Board Appointments Announced for CHCPBC

The Minister of Health has made appointments for the first Board of the College of Health and Care Professionals of BC (CHCPBC). The Board members will be:

Public members
  • Nathan Reginald Doidge
  • Joyce Wynnifred Kenoras
  • Sarah Ann Lalonde
  • John David Meneghello
  • Mary Elizabeth O’Callaghan
  • Allan Paul Seckel (designated Board Chair)
Registrant members
  • Jennifer Ann Agnew (physical therapist)
  • Dr. Russell Ebata (doctor of optometry)
  • Jamie Lee Hack (speech-language pathologist)
  • Sue Randhawa (optician)
  • Deborah Jean Ruggiero (occupational therapist)
  • Oliver Yergeau (dietitian)
The first CHCPBC Board has 12 members: six regulated health professionals and six public members.

The Board size was determined to be 12 to align with the upcoming Health Professions and Occupations Act requirement. It is important to keep CHCPBC’s Board small to support effective decision-making at a strategic level while also ensuring the Board includes diverse public and Indigenous perspectives. In accordance with a Board composition matrix developed for the new college, Board members bring diverse practice, lived experience, provincial geography, and professional skills to the table.

Health profession Board appointees

CHCPBC will regulate nine professions on June 28; therefore, not every profession will have a member with a seat on the Board. Professions that do not have a seat on the first Board are audiologists, hearing instrument practitioners, and psychologists. The mandate of the Board is not to represent the interests of individual health professionals; that is the role of professional associations. Instead, Board members of regulatory health colleges have a fiduciary duty to the College and the public.

Maintaining a deep, profession-specific understanding and capacity within the overall governance of the new college remains vital. For this reason, the new College’s governance framework also ensures profession-specific capacity at the Committee and staff levels. With the new College being a larger organization, consultation with the professions and the public is also expected to increase.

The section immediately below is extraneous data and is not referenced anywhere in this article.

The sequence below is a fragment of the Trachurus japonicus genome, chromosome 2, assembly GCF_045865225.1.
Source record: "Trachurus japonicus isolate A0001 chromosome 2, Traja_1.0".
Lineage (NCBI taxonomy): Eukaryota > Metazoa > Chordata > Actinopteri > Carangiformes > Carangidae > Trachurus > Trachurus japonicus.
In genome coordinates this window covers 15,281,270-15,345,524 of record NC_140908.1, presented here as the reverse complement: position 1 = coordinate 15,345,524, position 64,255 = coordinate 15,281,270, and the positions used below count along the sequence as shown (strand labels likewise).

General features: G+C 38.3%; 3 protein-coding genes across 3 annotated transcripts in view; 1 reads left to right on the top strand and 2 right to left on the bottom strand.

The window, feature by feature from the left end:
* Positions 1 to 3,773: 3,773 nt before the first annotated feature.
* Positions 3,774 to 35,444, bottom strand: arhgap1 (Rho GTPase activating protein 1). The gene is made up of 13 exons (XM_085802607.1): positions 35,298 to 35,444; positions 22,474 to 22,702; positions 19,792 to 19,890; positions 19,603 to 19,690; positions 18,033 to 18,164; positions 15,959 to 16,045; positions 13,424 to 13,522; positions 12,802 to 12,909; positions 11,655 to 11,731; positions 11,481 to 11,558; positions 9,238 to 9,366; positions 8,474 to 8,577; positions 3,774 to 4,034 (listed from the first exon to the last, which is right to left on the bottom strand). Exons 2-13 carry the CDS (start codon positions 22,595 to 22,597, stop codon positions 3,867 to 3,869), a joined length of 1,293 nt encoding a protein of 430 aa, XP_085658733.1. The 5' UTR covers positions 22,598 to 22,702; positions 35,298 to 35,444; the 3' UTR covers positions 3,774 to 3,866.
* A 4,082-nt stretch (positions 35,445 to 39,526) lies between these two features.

Each regulatory Committee (Registration, Quality Assurance, Inquiry and Discipline) will be made up of a number of members from each profession, as well as members of the public. Small groups of Committee members will be selected from this pool of members to form “panels” that will undertake specific Committee work. If the work or decision relates to a registrant/applicant or to a profession-specific matter, then at least one panel member will be from the same profession.

The Board can also rely on the new Professional Practice and Standards Advisory Committee to inform profession-specific decisions.

Ministry of Health Confirms Name of New Multi-Profession College

The Ministry of Health has deposited regulation changes that reflect the final name for the new multi-profession regulatory college that will amalgamate:

  • The College of Occupational Therapists of BC
  • The College of Dietitians of BC
  • The College of Optometrists of BC
  • The College of Opticians of BC
  • The College of Physical Therapists of BC
  • The College of Psychologists of BC
  • The College of Speech and Hearing Health Professionals of BC

The name for this new multi-profession college is the College of Health and Care Professionals of BC.

COTBC will amalgamate with the other six colleges to form the College of Health and Care Professionals of BC on June 28, 2024. Until then, COTBC and the other six colleges will continue to regulate health professionals.

FAQs on Proposed Occupational Therapy Regulation Amendments

The College published a new set of FAQs regarding the proposed amendments to the Occupational Therapists Regulation.

The FAQs respond to the following questions:

  • Why is the regulation changing?
  • Will the proposed changes to the regulation impact my scope of practice as an occupational therapist?
  • Will the scope of practice of occupational therapists working in mental health be affected if mental health (i.e., psychosocial) is not expressly referenced in the regulation’s definition of occupational therapy?
  • Is COTBC responding to the proposed Regulation?

If you have comments on the proposed regulation, we encourage you to respond to the Ministry of Health via